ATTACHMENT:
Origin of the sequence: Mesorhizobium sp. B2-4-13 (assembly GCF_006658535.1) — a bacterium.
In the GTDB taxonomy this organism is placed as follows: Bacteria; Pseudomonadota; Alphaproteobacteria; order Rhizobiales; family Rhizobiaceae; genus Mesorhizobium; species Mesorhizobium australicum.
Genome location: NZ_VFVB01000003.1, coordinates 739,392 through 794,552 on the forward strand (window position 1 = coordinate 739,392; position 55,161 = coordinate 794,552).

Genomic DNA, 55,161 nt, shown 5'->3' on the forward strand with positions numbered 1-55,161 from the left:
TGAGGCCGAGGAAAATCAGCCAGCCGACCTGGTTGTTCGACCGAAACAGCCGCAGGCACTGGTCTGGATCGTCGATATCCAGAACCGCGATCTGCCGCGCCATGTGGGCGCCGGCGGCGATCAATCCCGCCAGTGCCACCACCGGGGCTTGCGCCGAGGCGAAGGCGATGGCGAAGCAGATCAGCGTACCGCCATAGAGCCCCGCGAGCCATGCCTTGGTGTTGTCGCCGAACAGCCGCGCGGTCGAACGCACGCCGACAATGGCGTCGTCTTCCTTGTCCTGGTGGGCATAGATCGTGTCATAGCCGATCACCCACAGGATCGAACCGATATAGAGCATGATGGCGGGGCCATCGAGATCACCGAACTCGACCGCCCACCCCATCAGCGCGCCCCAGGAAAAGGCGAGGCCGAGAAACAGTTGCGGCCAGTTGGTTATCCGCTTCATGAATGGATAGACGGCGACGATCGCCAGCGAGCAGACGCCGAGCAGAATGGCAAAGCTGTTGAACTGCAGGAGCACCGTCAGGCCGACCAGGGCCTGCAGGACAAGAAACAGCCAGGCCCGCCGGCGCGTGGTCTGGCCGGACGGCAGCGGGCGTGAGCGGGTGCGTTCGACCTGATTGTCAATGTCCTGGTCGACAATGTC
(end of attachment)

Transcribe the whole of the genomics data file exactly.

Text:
Origin of the sequence: Mesorhizobium sp. B2-4-13 (assembly GCF_006658535.1) — a bacterium.
In the GTDB taxonomy this organism is placed as follows: Bacteria; Pseudomonadota; Alphaproteobacteria; order Rhizobiales; family Rhizobiaceae; genus Mesorhizobium; species Mesorhizobium australicum.
Genome location: NZ_VFVB01000003.1, coordinates 739,392 through 794,552 on the forward strand (window position 1 = coordinate 739,392; position 55,161 = coordinate 794,552).

Genomic DNA, 55,161 nt, shown 5'->3' on the forward strand with positions numbered 1-55,161 from the left:
TGAGGCCGAGGAAAATCAGCCAGCCGACCTGGTTGTTCGACCGAAACAGCCGCAGGCACTGGTCTGGATCGTCGATATCCAGAACCGCGATCTGCCGCGCCATGTGGGCGCCGGCGGCGATCAATCCCGCCAGTGCCACCACCGGGGCTTGCGCCGAGGCGAAGGCGATGGCGAAGCAGATCAGCGTACCGCCATAGAGCCCCGCGAGCCATGCCTTGGTGTTGTCGCCGAACAGCCGCGCGGTCGAACGCACGCCGACAATGGCGTCGTCTTCCTTGTCCTGGTGGGCATAGATCGTGTCATAGCCGATCACCCACAGGATCGAACCGATATAGAGCATGATGGCGGGGCCATCGAGATCACCGAACTCGACCGCCCACCCCATCAGCGCGCCCCAGGAAAAGGCGAGGCCGAGAAACAGTTGCGGCCAGTTGGTTATCCGCTTCATGAATGGATAGACGGCGACGATCGCCAGCGAGCAGACGCCGAGCAGAATGGCAAAGCTGTTGAACTGCAGGAGCACCGTCAGGCCGACCAGGGCCTGCAGGACAAGAAACAGCCAGGCCCGCCGGCGCGTGGTCTGGCCGGACGGCAGCGGGCGTGAGCGGGTGCGTTCGACCTGATTGTCAATGTCCTGGTCGACAATGTC